CNY Central's Jim Kenyon talked with welfare recipients outside the Onondaga County Civic Center. Veronis Burke said, "I believe it's a violation of privacy because there's a lot of people out here who are struggling with trying to find financing...then to throw a bone in to say you have a drug problem you can't qualify when you really need the help."
But others on public assistance support the idea. Gladys Melchior said, "A lot of people just get on public assistance just to buy their drugs with it. That's wrong. You shouldn't do that. It's for bills, your kids and stuff like that."
Jessica Pavlas agreed, "A lot of people choose to blow their money, not on their families, but on drugs. I've seen it....it's ridiculous."
New York isn't the only state to consider this controversial issue.
Tuesday, a South Dakota House panel rejected a measure that would have required officials in three state agencies to give drug tests to people getting help from several welfare programs. However, a committee approved a second measure that gives state officials the discretion to conduct random drug screening of people who get cash payments from the welfare program known as Temporary Assistance for Needy Families. Supporters of the measures say drug testing is needed because some people on welfare are using illegal drugs.
But South Dakota's Social Services Secretary says evidence of illegal drug use should be given to law officers, not welfare officials.
This week, the Missouri House approved a measure imposing drug-testing on welfare recipients if there is "reasonable suspicion" the recipient was using drugs. The applicant would have to submit to a test or have their family benefits cut. Opponents of the bill question the cost and lack of drug treatment programs for those who test positive.
A Kentucky state lawmaker wants random drug testing of adults who receive food stamps, Medicaid or other state assistance. Those who fail the test would lose their benefits.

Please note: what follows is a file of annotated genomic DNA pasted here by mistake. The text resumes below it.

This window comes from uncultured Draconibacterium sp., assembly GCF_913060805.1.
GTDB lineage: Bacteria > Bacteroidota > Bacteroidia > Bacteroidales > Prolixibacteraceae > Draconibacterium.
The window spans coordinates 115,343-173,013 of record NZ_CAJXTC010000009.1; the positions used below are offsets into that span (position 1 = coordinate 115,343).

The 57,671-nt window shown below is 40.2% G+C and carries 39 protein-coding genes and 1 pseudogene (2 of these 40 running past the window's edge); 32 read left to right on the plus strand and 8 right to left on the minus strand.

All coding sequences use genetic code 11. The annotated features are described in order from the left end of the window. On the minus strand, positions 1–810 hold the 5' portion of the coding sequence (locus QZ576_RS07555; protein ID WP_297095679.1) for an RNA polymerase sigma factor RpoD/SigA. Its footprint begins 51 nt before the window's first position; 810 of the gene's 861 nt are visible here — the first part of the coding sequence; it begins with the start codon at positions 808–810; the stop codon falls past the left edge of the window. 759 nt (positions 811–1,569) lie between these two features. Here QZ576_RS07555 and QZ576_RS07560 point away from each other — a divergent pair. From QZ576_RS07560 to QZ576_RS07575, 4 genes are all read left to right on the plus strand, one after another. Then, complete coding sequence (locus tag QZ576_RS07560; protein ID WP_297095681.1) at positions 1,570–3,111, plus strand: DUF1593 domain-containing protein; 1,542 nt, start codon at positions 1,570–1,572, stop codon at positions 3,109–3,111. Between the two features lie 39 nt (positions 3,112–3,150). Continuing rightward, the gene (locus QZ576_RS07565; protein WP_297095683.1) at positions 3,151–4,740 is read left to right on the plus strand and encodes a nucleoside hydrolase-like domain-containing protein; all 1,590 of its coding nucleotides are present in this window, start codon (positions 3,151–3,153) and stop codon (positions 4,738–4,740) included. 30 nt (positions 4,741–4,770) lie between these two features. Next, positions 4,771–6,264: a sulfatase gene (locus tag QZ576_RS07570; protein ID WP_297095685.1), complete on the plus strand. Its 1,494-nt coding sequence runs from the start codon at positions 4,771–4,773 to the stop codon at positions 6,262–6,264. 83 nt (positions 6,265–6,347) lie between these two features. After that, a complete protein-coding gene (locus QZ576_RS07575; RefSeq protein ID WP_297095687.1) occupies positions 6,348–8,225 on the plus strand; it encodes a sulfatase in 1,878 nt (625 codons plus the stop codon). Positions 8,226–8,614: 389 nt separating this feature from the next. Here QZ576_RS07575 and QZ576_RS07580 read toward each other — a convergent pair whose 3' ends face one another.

In Oregon, two bills are up for debate . One would require anyone receiving food stamps or unemployment benefits to take a drug test every six months. Another bill would require those applying for unemployment insurance to first pass a drug test.
According to the American Civil Liberties Union website , "drug testing welfare recipients as a condition of eligibility is a policy that is scientifically, fiscally, and constitutionally unsound," and says welfare recipients are no more likely to use drugs than everybody else.
The website says both New York and Maryland each considered a program for random drug tests, but "abandoned the plan as not cost-effective, given that urinalysis is almost exclusively a barometer of marijuana use and that welfare recipients are required to undergo regular supervision, allowing for effective monitoring absent the cost and intrusion of mandatory drug testing."
What do you think? Should drug testing be mandatory for welfare recipients in New York or do you find it goes against our civil liberties? Which welfare services should be included in a drug testing requirement? Voice your opinion in the comment section below.